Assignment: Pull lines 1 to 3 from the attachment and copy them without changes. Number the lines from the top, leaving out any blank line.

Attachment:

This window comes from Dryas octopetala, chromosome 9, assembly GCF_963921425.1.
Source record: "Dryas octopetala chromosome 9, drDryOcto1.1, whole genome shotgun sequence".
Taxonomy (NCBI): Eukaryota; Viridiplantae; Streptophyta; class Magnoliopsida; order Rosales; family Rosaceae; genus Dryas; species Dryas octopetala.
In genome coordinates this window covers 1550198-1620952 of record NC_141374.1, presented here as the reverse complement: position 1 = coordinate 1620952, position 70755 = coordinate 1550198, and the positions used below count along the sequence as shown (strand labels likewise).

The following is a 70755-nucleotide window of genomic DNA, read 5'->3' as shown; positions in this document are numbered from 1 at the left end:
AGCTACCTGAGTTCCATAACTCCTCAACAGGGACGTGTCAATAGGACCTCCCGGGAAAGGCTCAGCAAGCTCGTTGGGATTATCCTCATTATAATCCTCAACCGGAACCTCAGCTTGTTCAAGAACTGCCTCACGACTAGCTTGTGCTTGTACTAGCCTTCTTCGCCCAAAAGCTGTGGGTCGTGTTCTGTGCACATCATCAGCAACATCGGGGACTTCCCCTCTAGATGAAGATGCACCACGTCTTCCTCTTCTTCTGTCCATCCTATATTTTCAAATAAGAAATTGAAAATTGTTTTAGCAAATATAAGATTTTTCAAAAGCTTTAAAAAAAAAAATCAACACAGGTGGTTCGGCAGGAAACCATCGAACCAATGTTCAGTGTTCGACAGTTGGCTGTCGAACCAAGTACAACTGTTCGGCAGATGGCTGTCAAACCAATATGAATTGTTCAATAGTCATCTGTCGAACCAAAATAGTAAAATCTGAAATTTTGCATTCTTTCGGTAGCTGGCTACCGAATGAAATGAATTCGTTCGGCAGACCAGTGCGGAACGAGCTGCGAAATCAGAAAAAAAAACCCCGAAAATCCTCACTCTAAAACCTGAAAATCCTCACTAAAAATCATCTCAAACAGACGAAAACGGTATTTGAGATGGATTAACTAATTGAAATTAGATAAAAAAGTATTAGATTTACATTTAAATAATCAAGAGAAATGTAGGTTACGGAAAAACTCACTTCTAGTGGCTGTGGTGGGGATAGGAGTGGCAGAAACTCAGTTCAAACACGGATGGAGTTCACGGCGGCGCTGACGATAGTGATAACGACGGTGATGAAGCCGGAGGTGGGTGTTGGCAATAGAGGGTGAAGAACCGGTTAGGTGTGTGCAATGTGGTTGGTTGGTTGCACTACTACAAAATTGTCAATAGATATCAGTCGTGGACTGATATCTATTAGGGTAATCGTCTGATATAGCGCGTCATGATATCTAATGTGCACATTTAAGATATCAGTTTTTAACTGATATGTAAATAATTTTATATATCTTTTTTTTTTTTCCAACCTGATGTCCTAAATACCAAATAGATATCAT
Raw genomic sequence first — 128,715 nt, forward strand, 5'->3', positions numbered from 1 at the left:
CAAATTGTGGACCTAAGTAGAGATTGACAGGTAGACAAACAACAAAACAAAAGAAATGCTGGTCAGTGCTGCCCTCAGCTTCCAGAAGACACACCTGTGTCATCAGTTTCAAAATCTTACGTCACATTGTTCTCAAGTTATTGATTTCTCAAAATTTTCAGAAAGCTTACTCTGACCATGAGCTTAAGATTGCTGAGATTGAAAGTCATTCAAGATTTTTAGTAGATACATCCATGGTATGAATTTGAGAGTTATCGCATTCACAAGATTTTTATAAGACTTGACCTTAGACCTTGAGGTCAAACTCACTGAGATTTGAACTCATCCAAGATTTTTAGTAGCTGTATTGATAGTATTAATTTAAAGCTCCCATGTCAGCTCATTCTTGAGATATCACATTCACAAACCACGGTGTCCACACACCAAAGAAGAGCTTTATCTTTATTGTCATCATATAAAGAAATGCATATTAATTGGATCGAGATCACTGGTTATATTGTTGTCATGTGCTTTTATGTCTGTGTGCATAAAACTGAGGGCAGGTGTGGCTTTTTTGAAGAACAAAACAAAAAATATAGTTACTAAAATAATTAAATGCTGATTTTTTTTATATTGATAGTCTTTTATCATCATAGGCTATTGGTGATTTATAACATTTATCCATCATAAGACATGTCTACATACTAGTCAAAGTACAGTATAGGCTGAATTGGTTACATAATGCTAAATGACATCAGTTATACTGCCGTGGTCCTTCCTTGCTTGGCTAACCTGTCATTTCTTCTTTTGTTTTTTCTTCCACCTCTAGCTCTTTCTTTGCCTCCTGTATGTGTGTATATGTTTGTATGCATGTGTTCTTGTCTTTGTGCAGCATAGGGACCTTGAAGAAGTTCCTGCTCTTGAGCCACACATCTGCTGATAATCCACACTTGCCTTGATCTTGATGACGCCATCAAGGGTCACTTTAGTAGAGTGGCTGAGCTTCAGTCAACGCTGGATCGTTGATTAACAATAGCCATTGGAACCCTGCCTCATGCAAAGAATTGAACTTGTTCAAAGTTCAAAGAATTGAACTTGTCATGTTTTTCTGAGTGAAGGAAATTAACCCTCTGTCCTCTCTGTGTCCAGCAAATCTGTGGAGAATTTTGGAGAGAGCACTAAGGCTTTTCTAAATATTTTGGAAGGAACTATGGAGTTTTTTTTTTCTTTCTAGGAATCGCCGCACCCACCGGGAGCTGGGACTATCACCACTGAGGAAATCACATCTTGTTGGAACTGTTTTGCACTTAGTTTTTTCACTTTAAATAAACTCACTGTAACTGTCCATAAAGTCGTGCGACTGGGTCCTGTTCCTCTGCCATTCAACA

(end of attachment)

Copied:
This window comes from Dryas octopetala, chromosome 9, assembly GCF_963921425.1.
Source record: "Dryas octopetala chromosome 9, drDryOcto1.1, whole genome shotgun sequence".
Taxonomy (NCBI): Eukaryota; Viridiplantae; Streptophyta; class Magnoliopsida; order Rosales; family Rosaceae; genus Dryas; species Dryas octopetala.